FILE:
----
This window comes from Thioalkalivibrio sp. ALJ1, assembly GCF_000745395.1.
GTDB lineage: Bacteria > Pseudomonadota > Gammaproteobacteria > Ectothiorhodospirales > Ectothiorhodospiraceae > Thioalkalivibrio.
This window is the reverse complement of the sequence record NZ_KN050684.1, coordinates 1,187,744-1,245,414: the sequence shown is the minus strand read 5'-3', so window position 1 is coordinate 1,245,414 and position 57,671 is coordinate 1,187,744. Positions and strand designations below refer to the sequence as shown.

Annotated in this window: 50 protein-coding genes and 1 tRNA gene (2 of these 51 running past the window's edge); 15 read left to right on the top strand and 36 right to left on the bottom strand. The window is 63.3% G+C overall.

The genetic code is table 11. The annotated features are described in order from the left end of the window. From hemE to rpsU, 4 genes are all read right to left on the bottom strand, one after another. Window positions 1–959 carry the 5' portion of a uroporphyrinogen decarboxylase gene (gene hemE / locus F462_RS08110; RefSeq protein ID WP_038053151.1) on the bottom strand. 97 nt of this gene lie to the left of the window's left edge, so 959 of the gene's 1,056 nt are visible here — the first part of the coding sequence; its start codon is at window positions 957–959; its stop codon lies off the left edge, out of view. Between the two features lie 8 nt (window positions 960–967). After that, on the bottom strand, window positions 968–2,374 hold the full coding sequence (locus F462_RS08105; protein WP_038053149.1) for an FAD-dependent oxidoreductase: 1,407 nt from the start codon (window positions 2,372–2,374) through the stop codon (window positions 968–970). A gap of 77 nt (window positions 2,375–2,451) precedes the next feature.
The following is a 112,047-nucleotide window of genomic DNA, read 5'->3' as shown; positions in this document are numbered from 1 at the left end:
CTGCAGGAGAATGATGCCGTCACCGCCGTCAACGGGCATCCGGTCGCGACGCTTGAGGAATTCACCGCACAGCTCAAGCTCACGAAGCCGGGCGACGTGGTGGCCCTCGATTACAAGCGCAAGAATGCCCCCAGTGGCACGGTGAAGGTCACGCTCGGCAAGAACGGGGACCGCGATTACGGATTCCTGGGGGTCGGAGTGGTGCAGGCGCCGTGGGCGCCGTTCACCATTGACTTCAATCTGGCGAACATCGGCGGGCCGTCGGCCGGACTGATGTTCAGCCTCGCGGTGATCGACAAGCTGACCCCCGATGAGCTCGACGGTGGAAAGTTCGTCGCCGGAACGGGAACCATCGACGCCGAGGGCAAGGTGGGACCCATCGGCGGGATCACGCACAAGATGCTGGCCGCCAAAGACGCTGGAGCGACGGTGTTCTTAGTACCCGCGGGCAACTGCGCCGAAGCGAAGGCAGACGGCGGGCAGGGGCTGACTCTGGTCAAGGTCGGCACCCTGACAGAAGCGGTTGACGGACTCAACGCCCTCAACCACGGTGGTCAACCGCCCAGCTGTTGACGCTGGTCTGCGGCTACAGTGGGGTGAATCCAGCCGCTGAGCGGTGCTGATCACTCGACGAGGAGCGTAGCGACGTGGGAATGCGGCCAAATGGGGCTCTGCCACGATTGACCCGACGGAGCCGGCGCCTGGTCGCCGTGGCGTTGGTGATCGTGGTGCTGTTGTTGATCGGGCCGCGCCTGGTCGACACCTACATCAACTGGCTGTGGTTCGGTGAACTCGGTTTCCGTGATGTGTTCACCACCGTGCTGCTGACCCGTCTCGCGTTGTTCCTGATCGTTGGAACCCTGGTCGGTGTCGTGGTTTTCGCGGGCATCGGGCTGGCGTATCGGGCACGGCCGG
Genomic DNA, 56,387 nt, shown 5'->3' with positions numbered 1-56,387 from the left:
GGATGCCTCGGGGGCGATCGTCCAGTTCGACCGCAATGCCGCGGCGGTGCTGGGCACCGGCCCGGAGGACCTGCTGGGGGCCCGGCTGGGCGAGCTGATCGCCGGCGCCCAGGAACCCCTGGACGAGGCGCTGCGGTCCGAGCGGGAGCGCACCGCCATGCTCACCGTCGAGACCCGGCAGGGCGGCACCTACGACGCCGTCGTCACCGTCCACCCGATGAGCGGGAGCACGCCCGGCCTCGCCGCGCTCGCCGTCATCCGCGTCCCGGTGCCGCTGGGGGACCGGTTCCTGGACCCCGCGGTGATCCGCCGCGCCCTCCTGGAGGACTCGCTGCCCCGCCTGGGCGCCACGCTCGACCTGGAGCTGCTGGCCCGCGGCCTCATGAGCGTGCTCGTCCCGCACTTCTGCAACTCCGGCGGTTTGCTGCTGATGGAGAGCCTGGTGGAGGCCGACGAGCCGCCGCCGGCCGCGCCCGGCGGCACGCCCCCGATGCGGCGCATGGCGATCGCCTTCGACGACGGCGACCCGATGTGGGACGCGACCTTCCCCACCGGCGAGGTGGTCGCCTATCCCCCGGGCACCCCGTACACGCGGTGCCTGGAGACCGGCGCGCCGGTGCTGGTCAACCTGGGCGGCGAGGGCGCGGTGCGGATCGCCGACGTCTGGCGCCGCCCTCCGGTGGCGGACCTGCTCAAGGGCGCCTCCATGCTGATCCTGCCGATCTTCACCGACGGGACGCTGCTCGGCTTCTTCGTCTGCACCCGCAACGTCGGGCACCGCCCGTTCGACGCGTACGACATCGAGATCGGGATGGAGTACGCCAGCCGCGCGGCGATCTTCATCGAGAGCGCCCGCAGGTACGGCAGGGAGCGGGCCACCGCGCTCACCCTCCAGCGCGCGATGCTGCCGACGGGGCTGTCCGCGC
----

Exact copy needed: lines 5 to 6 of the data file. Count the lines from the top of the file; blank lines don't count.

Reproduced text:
The genetic code is table 11. The annotated features are described in order from the left end of the window. From hemE to rpsU, 4 genes are all read right to left on the bottom strand, one after another. Window positions 1–959 carry the 5' portion of a uroporphyrinogen decarboxylase gene (gene hemE / locus F462_RS08110; RefSeq protein ID WP_038053151.1) on the bottom strand. 97 nt of this gene lie to the left of the window's left edge, so 959 of the gene's 1,056 nt are visible here — the first part of the coding sequence; its start codon is at window positions 957–959; its stop codon lies off the left edge, out of view. Between the two features lie 8 nt (window positions 960–967). After that, on the bottom strand, window positions 968–2,374 hold the full coding sequence (locus F462_RS08105; protein WP_038053149.1) for an FAD-dependent oxidoreductase: 1,407 nt from the start codon (window positions 2,372–2,374) through the stop codon (window positions 968–970). A gap of 77 nt (window positions 2,375–2,451) precedes the next feature.
The following is a 112,047-nucleotide window of genomic DNA, read 5'->3' as shown; positions in this document are numbered from 1 at the left end: